Politics

Report: Trump Company Violated Cuba Embargo (Video)

| by Michael Allen
Republican nominee Donald TrumpRepublican nominee Donald Trump

Trump Hotels & Casino Resorts reportedly violated U.S. embargo laws against Cuba in 1998 by funneling money to the communist country, and Republican presidential nominee Donald Trump allegedly knew about it (video below).

Newsweek bases its new report on the illegal money transaction on statements by "former Trump executives, internal company records and court filings."

According to Newsweek, Trump Hotels spent at least $68,000 on a secret business trip to Havana, Cuba, by passing the money through Seven Arrows Investment and Development Corp., an American consulting firm.

Seven Arrows reportedly told senior executives with Trump Hotels to link their businesses expenses in Cuba to a charitable effort to get around the U.S. embargo law that did not allow a penny to be spent in Cuba at the time without permission.

Popular Video

This judge looked an inmate square in the eyes and did something that left the entire courtroom in tears:

Trump Hotels made the slight-of-hand payment before Trump launched his first candidacy for president under the Reform Party, reports Newsweek.

Trump made his first political speech to Cuban-Americans in Miami in November 1999, months after Trump Hotels reportedly paid thousands to Cuba via Seven Arrows.

According to Newsweek, on Feb. 8, 1999, Seven Arrows billed Trump Hotels for the $68,551.88 that Seven Arrows had "incurred prior to and including a trip to Cuba on behalf of Trump Hotels & Casino Resorts Inc."

Trump didn't mention any of the secret Cuba trip or payment to the Cuban-Americans in Miami. Instead, he gave a tough-talk speech about upholding the embargo:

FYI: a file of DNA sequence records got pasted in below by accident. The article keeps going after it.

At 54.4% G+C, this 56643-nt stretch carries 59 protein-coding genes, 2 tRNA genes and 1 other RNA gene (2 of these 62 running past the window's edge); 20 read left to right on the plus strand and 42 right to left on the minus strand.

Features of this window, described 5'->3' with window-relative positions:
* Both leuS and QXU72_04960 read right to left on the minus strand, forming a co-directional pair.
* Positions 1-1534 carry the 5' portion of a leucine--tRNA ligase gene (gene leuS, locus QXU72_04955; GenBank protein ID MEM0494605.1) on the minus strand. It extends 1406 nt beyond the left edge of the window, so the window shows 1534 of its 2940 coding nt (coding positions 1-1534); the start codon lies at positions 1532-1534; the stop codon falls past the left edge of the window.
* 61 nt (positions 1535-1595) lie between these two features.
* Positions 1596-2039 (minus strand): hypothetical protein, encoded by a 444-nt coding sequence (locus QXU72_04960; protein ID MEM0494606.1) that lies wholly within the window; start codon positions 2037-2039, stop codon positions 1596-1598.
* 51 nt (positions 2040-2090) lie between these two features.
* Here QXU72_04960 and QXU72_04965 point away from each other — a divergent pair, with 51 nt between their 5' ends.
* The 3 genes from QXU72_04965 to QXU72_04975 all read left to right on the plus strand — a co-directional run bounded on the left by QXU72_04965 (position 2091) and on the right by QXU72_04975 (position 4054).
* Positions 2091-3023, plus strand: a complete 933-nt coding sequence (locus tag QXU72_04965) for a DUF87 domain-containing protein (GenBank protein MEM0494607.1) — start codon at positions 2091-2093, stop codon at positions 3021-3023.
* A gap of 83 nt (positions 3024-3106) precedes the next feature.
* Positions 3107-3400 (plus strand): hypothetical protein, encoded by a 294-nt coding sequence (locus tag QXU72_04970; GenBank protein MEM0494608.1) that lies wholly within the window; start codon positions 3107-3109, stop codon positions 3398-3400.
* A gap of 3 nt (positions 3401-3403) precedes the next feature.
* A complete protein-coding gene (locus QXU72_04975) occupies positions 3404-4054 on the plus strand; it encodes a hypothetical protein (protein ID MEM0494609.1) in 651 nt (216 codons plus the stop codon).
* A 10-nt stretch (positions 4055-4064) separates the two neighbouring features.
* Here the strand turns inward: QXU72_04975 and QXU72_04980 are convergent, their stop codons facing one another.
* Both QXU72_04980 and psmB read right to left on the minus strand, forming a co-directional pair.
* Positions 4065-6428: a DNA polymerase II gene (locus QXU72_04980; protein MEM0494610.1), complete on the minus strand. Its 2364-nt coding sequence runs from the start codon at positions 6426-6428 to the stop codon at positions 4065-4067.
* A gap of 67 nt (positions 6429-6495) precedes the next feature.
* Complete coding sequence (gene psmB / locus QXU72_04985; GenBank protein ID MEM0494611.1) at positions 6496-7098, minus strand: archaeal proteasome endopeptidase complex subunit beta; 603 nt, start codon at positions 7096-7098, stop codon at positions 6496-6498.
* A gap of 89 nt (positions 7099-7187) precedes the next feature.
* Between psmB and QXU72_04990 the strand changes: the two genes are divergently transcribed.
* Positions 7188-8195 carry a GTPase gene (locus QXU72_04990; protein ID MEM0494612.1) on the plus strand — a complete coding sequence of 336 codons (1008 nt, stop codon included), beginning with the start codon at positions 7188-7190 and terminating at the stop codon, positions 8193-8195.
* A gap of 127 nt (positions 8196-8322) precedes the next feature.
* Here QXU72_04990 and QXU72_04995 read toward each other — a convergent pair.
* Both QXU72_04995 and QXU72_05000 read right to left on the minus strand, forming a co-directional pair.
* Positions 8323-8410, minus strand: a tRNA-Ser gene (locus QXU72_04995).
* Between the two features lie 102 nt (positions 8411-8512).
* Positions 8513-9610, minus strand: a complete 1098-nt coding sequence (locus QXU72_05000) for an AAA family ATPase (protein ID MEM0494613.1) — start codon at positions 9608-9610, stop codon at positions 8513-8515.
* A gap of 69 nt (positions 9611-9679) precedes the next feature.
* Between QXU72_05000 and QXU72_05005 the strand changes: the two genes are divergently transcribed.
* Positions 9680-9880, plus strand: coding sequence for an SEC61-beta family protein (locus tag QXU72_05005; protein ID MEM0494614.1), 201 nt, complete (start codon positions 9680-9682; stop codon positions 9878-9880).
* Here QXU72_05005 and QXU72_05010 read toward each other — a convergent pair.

As you know -- and the people in this room know better than anyone -- putting money and investing money in Cuba right now doesn’t go to the people of Cuba. It goes to [President] Fidel Castro. He’s a murderer. He’s a killer. He’s a bad guy in every respect, and, frankly, the embargo must stand if for no other reason than, if it does stand, he will come down.

The Trump campaign and the Trump Organization did not issue statements to Newsweek, neither did Richard Fields, who was in charge of Seven Arrows at the time.

Trump’s campaign manager Kellyanne Conway spoke about it on ABC's  "The View" on Sept. 29:

Read the entire story. It starts out with a screaming headline, as it usually does, that he did business in Cuba. And it turns out that he decided not to invest there. If you read the entire story ...

They paid money, as I understand from the story, they paid money in 1998, and we're not supposed to talk about years ago when it comes to the Clintons, but with Trump...

Conway went on to say that Trump had not invested in Cuba, but that was never the issue. The article said that Trump Hotel executives paid at least $68,000 for their expenses to Cuba for their trip, which was against the U.S. embargo law, with Trump's knowledge.

In response to Conway's comments, Kurt Eichenwald, who wrote the Newsweek story, tweeted: "Clearly  [Conway] doesn't understand the trade embargo law. She just unknowingly confessed that Trump broke it."

"The money that the Trump company paid to the consultant is money that a Cuban national has an interest in and was spent on an understanding it would be reimbursed," Richard Matheny, chair of Goodwin’s national security and foreign trade regulation group, told Eichenwald in the Newsweek article.

"That would be illegal. If [Office of Foreign Assets Control] discovered this and found there was evidence of willful misconduct, they could have made a referral to the Department of Justice."

(Note: Cuba embargo story starts at 2:30 mark)

Sources: Newsweek, The View/YouTubeKurt Eichenwald/Twitter / Photo credit: Gage Skidmore/Flickr

If Trump broke the embargo law, should he be charged?
Yes - 0%
Yes - 0%